Premier Jason Kenney signals direct investment in energy projects
Alberta Premier Jason Kenney announced Monday that the province is considering investing in energy projects in order to boost confidence in its ailing oil and gas sector.
At a media conference surrounded by roughly 130 staff, UCP MLAs and stakeholders, Kenney said the decision by Teck Resources to pull its application for the Frontier oilsands mine project is “part of a pattern” of energy companies drawing down their investments in Alberta.
Kenney said Teck’s decision had nothing to do with the environment and everything to do with “regulatory uncertainty, endless delays created by the national government, as well as the general atmosphere of lawlessness.”
“This should have been a straightforward and automatic approval,” Kenney said. (His government was in court Monday arguing for an extension on the approval of another oilsands mine.)
In a letter to the federal government explaining the decision, however, Teck CEO Don Lindsay explicitly cited societal concerns about climate change as one consideration for shelving the project.
Kenney said the content of Lindsay’s letter was different from what he told him by phone on the weekend. The premier contended Lindsay never mentioned climate policy — despite the fact it was mentioned eight times in his letter to the federal government.
The premier said he has spoken with investors over the past few weeks who told him they are pulling out of Alberta and its non-renewable energy projects “because of the massive uncertainty created by the appearance of anarchy in parts of this country.”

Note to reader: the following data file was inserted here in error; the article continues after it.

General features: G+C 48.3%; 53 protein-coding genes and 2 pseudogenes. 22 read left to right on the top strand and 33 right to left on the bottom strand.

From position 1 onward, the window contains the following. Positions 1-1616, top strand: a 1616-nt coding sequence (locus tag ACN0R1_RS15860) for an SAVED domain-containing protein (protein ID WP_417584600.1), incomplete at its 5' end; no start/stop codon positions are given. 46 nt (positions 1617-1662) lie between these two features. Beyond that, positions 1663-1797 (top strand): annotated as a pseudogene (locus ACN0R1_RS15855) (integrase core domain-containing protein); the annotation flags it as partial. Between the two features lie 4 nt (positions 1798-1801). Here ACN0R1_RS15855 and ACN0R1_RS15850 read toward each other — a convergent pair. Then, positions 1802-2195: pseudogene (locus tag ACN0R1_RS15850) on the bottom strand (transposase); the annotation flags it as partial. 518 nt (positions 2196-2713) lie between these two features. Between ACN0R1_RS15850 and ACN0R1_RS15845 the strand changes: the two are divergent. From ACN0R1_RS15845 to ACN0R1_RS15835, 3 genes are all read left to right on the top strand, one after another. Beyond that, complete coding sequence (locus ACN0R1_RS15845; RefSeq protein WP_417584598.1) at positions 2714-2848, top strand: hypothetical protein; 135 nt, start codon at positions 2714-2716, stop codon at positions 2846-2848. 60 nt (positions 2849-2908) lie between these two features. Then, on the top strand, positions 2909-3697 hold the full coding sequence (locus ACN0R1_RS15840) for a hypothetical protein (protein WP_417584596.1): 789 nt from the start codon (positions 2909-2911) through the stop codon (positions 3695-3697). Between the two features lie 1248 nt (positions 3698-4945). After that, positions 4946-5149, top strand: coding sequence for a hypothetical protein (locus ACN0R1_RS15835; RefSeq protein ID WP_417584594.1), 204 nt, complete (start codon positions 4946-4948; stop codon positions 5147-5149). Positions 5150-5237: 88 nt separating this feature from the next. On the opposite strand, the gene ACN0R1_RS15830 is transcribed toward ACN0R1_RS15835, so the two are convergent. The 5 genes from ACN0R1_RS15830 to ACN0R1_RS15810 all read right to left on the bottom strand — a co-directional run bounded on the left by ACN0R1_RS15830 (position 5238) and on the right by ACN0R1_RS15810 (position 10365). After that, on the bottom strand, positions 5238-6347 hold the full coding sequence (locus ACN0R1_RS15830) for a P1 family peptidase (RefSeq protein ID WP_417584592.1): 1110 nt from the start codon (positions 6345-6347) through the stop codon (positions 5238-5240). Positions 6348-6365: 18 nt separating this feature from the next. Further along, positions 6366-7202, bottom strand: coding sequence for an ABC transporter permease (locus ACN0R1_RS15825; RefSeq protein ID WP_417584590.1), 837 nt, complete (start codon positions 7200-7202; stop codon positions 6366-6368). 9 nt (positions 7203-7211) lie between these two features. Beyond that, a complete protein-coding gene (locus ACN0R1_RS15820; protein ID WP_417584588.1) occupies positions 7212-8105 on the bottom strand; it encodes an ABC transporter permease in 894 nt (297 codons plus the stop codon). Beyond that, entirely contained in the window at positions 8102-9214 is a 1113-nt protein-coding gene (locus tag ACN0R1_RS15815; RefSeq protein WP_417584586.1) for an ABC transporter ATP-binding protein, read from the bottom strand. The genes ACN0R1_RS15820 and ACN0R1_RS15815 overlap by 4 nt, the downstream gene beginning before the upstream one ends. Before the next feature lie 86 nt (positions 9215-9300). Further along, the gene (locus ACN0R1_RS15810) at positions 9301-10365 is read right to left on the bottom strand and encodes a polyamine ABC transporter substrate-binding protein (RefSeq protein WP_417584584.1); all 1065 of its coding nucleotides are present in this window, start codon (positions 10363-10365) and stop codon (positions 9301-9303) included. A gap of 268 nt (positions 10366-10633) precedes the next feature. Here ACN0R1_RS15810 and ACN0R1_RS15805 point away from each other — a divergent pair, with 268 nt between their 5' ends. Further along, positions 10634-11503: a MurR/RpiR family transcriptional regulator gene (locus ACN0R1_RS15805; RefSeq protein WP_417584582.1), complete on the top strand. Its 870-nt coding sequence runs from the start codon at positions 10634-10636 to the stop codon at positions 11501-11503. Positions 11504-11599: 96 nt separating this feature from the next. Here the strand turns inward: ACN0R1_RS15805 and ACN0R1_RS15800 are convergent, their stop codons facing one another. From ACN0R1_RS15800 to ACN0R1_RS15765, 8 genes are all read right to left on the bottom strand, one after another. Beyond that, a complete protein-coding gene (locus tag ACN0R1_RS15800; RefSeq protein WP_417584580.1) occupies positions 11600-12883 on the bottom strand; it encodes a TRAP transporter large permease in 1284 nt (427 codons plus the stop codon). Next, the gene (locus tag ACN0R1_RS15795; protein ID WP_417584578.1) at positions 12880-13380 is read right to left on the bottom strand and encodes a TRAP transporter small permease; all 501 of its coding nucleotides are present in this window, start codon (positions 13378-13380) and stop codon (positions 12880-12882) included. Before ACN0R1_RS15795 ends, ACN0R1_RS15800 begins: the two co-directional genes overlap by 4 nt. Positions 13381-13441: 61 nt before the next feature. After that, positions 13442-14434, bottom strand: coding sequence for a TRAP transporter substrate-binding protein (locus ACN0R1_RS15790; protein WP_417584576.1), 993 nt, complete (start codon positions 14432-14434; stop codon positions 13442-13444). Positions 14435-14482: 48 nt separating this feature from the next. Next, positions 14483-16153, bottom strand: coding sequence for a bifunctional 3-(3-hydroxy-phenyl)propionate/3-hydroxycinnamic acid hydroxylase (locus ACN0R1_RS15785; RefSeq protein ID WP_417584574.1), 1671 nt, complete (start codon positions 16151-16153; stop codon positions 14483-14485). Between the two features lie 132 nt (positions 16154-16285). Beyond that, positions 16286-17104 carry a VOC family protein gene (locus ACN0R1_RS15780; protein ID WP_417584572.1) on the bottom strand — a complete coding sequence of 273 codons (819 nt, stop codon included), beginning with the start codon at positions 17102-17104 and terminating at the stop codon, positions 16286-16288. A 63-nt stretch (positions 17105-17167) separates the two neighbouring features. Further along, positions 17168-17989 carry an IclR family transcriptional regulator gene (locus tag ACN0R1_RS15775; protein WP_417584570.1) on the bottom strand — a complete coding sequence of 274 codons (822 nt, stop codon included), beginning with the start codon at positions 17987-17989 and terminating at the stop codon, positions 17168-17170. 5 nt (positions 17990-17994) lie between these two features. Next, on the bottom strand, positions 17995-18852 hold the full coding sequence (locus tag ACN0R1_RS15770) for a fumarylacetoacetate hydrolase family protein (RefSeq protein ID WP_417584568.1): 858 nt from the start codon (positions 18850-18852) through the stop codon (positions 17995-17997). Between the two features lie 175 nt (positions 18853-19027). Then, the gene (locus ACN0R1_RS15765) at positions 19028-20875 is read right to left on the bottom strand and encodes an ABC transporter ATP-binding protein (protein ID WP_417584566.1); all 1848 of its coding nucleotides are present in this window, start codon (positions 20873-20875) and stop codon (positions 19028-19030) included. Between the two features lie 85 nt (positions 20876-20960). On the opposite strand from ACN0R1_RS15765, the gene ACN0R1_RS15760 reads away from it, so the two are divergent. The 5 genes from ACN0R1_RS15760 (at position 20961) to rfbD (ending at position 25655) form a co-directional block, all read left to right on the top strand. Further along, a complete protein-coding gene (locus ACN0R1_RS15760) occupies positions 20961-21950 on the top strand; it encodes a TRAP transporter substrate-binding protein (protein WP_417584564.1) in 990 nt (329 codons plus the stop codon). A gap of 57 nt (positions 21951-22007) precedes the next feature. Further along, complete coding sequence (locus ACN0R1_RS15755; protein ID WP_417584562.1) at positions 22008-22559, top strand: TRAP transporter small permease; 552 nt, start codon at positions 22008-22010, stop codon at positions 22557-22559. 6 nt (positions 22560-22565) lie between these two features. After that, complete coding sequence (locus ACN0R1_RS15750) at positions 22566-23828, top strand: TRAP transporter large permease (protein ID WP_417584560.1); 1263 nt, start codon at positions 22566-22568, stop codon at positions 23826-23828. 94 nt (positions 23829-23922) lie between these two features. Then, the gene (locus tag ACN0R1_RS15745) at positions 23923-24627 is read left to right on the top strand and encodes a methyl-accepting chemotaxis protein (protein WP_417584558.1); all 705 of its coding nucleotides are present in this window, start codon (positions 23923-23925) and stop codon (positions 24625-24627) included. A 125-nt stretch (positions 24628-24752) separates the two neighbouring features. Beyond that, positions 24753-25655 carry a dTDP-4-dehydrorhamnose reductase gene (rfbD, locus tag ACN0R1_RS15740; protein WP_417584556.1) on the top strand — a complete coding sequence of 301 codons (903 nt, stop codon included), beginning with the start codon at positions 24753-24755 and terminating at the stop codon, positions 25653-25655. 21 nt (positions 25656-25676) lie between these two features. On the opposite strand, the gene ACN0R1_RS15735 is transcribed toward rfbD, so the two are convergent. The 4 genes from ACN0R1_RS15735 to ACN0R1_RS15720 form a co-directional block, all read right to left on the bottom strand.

The premier doubled down on a forthcoming bill that would allow citizens to launch their own referendums, and said Teck’s withdrawal has bolstered the need for his Fair Deal plan.
“I’m describing reality,” Kenney said, when asked whether he was stoking separatist sentiment by calling Teck’s exit a national unity crisis.
As for details about how the province would finance oil and gas projects, Kenney said stay tuned.
Notley pushes regulatory reform over combative politics
NDP Leader Rachel Notley said Canada must create an effective framework to combat climate change that still allows companies to develop resources.
“International investors are looking for that framework,” Notley said. “They’re not a weird green lefty conspiracy. They’re international investors.”
Notley called Kenney’s move to blame protesters “cheap issue management.”
“As long as he continues in the combative, politically cynical position that he’s in right now, Albertans are going to be left behind,” Notley said.
In a statement, Alberta Federation of Labour president Gil McGowan called the Teck CEO’s letter a “wake up call for Alberta” — whereby a climate change strategy is no longer just an environmental imperative, but an economic one.
“It’s clear that the Kenney government’s climate belligerence is doing more to drive away investment and kill jobs than anything that’s been done by environmentalists or Indigenous protesters,” McGowan said.